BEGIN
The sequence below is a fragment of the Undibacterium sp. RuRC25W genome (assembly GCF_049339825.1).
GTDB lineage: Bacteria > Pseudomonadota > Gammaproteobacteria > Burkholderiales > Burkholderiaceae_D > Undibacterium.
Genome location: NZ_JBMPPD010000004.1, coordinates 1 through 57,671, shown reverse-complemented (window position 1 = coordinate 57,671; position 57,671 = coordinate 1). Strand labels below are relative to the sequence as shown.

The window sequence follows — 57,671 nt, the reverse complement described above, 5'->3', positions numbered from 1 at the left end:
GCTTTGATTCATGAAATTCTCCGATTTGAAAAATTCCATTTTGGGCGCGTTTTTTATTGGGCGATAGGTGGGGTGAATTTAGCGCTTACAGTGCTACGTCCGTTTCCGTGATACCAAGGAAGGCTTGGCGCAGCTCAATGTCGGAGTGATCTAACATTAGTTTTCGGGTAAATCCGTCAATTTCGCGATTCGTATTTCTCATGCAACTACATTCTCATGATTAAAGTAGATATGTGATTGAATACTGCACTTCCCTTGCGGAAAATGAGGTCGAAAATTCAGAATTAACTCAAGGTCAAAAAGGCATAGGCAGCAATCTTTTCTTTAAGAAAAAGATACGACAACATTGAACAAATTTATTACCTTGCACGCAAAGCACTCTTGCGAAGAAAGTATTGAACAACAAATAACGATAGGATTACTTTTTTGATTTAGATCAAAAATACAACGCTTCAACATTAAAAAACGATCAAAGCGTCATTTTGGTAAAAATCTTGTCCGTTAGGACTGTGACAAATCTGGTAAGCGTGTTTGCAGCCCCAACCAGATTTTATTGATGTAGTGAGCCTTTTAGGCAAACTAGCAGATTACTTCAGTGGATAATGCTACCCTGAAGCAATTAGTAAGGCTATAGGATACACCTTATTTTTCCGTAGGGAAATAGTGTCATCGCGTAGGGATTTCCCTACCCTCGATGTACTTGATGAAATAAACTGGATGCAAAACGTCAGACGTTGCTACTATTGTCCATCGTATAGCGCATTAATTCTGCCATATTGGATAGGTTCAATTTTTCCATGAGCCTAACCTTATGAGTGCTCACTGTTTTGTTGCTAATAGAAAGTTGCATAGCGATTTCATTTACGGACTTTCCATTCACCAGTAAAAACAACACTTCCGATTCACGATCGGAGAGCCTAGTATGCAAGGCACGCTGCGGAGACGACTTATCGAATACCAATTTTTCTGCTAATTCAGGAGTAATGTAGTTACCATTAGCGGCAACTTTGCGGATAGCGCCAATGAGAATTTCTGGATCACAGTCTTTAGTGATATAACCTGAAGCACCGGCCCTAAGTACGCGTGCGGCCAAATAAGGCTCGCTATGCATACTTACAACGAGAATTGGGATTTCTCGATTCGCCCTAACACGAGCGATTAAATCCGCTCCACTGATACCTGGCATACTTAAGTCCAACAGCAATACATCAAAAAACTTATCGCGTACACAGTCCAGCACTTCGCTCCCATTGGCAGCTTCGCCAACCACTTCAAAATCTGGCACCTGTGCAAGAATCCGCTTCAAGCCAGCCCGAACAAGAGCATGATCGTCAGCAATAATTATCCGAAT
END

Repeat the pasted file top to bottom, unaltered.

The sequence below is a fragment of the Undibacterium sp. RuRC25W genome (assembly GCF_049339825.1).
GTDB lineage: Bacteria > Pseudomonadota > Gammaproteobacteria > Burkholderiales > Burkholderiaceae_D > Undibacterium.
Genome location: NZ_JBMPPD010000004.1, coordinates 1 through 57,671, shown reverse-complemented (window position 1 = coordinate 57,671; position 57,671 = coordinate 1). Strand labels below are relative to the sequence as shown.

The window sequence follows — 57,671 nt, the reverse complement described above, 5'->3', positions numbered from 1 at the left end:
GCTTTGATTCATGAAATTCTCCGATTTGAAAAATTCCATTTTGGGCGCGTTTTTTATTGGGCGATAGGTGGGGTGAATTTAGCGCTTACAGTGCTACGTCCGTTTCCGTGATACCAAGGAAGGCTTGGCGCAGCTCAATGTCGGAGTGATCTAACATTAGTTTTCGGGTAAATCCGTCAATTTCGCGATTCGTATTTCTCATGCAACTACATTCTCATGATTAAAGTAGATATGTGATTGAATACTGCACTTCCCTTGCGGAAAATGAGGTCGAAAATTCAGAATTAACTCAAGGTCAAAAAGGCATAGGCAGCAATCTTTTCTTTAAGAAAAAGATACGACAACATTGAACAAATTTATTACCTTGCACGCAAAGCACTCTTGCGAAGAAAGTATTGAACAACAAATAACGATAGGATTACTTTTTTGATTTAGATCAAAAATACAACGCTTCAACATTAAAAAACGATCAAAGCGTCATTTTGGTAAAAATCTTGTCCGTTAGGACTGTGACAAATCTGGTAAGCGTGTTTGCAGCCCCAACCAGATTTTATTGATGTAGTGAGCCTTTTAGGCAAACTAGCAGATTACTTCAGTGGATAATGCTACCCTGAAGCAATTAGTAAGGCTATAGGATACACCTTATTTTTCCGTAGGGAAATAGTGTCATCGCGTAGGGATTTCCCTACCCTCGATGTACTTGATGAAATAAACTGGATGCAAAACGTCAGACGTTGCTACTATTGTCCATCGTATAGCGCATTAATTCTGCCATATTGGATAGGTTCAATTTTTCCATGAGCCTAACCTTATGAGTGCTCACTGTTTTGTTGCTAATAGAAAGTTGCATAGCGATTTCATTTACGGACTTTCCATTCACCAGTAAAAACAACACTTCCGATTCACGATCGGAGAGCCTAGTATGCAAGGCACGCTGCGGAGACGACTTATCGAATACCAATTTTTCTGCTAATTCAGGAGTAATGTAGTTACCATTAGCGGCAACTTTGCGGATAGCGCCAATGAGAATTTCTGGATCACAGTCTTTAGTGATATAACCTGAAGCACCGGCCCTAAGTACGCGTGCGGCCAAATAAGGCTCGCTATGCATACTTACAACGAGAATTGGGATTTCTCGATTCGCCCTAACACGAGCGATTAAATCCGCTCCACTGATACCTGGCATACTTAAGTCCAACAGCAATACATCAAAAAACTTATCGCGTACACAGTCCAGCACTTCGCTCCCATTGGCAGCTTCGCCAACCACTTCAAAATCTGGCACCTGTGCAAGAATCCGCTTCAAGCCAGCCCGAACAAGAGCATGATCGTCAGCAATAATTATCCGAAT